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Gatearm Technologies, Inc. v. Access Masters, LLC

United States District Court, S.D. Florida

May 23, 2018

Gatearm Technologies, Inc., Plaintiff,
v.
Access Masters, LLC, and Blacksky Technologies, Inc. Defendants.

          ORDER ADOPTING MAGISTRATE'S REPORT AND RECOMMENDATION

          Robert N. Scola, Jr. United States District Judge.

         This matter was referred to United States Magistrate Judge Alicia M. Otazo-Reyes for a report and recommendation on the Plaintiff's motion to reopen, for an order to show cause why Defendants should not be held in contempt, and to enforce the consent judgment (Mot., ECF No. 59). On January 4, 2018, Judge Otazo-Reyes issued a report, recommending that the Court adopt the Defendants' claim construction. (R. & R., ECF No. 95.) The Plaintiff filed objections to the report (ECF No. 97), to which the Defendants responded (ECF No. 98). Having considered Judge Otazo-Reyes's report, the record in this case, and the relevant legal authorities, this Court adopts Judge Otazo-Reyes's report (ECF No. 95) for the reasons set forth below.

         1. Background

         This case involves claims of patent infringement of two patents (8, 845, 125 ('125 patent) and 9, 157, 200 ('200 patent)) for LED arms for vehicle and pedestrian traffic gates. (See Second Am. Compl., ECF No. 36.) The Plaintiff provides access control products, including LED gate arms, and is the owner of the '125 and '200 patents. Essentially, the Plaintiffs' gate arms feature small outer cavities on either side that serve as housings for strips of LED lights. The Defendant Access Masters, LLC (“Access Masters”) competes with the Plaintiff in the marketing and distribution of security products, including LED gate arms. The Defendants Blacksky Technologies, Inc. (“Blacksky”) and Gatearms.com distribute Access Masters products. The Plaintiff alleges that the Defendants collectively infringed the '125 and '200 patents by manufacturing and selling a similar LED gate arm. The design at issue is depicted as follows in the '125 and '200 patents:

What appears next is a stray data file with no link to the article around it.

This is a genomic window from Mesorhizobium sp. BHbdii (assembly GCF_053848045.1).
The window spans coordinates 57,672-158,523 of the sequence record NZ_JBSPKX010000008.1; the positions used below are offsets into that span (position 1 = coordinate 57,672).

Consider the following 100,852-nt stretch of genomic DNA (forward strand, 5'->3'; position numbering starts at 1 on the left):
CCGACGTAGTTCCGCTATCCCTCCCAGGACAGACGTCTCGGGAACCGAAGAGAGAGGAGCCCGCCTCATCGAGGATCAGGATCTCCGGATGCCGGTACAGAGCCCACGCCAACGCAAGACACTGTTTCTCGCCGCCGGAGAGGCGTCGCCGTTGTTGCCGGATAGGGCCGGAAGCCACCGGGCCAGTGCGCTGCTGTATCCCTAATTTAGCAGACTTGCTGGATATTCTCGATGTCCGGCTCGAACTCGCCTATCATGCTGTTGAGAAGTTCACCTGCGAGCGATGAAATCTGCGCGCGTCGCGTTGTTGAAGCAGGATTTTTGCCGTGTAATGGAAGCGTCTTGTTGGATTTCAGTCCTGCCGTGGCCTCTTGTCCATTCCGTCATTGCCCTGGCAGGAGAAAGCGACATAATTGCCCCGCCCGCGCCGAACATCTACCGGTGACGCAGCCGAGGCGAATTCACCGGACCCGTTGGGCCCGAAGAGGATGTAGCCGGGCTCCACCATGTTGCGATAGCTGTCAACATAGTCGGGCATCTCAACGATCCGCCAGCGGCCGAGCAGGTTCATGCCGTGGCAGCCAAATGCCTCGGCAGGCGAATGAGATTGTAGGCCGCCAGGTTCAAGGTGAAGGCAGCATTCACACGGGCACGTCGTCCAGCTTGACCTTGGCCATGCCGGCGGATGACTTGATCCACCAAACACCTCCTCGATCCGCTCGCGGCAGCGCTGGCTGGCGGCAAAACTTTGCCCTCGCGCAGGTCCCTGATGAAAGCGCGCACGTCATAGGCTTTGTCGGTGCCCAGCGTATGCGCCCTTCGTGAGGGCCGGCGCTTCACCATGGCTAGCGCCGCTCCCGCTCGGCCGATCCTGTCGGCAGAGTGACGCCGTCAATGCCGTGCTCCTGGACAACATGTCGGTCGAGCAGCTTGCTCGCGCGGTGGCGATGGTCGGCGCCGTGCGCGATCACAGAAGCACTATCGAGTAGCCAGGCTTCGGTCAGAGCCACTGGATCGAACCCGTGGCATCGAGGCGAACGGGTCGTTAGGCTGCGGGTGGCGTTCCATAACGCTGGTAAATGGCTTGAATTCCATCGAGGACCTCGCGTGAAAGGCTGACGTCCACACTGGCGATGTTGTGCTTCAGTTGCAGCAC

(Image Omitted.)

         The Defendants' accused product, which the Plaintiff contends infringed its patents is pictured below:

         (Image Omitted.)

         The parties participated in mediation and settled this case in early 2016. (See ECF No. 52.) Following the parties' settlement, the Court entered a consent decree that permanently enjoins the Defendants from “manufacturing, advertising, marketing, distributing, selling, offering to sell, importing or exporting the accused ‘LED Arm for a Gate' or any vehicle barrier system with an illuminating gate arm that would infringe any valid and enforceable claim” of the '125 or '200 patents. (ECF No. 53.) Thus, the Court did not have an opportunity to engage in any substantive analysis of the patents, or otherwise determine whether an infringement occurred. After entry of the consent decree, the Court closed this case.

         Less than nine months later, the Plaintiff filed its motion to reopen, in which it contends that the Defendants are in contempt of the consent decree because they have released a new product that infringes upon the '125 and '200 patents, and therefore, violates the consent decree. The Defendants' new product appears below:

         (Image Omitted.)

         Judge Otazo-Reyes held a status conference on the Plaintiff's motion, during which the parties agreed that prior to determining the issue of contempt, the Court would have to determine the issue of infringement. (ECF No. 78.) Accordingly, Judge Otazo-Reyes set a Markman hearing. (Id.)[1]

         During the Markman hearing, Judge Otazo-Reyes heard argument regarding the claim terms that the parties dispute. The parties agreed with Judge Otazo-Reyes's assessment that only two particular phrases appearing in Claims 1, 2, and 3 of the '125 patent require construction-“first upper sidewall including a terminating end” and “first lower sidewall including a terminating end.”

         Ultimately, Judge Otazo-Reyes recommends that the Court adopt the Defendants' proposed claim construction. (See R. & R., ECF No. 95 at 9-10) because it is consistent with the “customary and ordinary meaning” standard applicable in patent claim construction. (Id. at 10.)

         The Plaintiff has filed objections to Judge Otazo-Reyes's report. (See Objs. to R. & R., ECF No. 97.)

         2. Legal Standard

         A. Objections to a report ...


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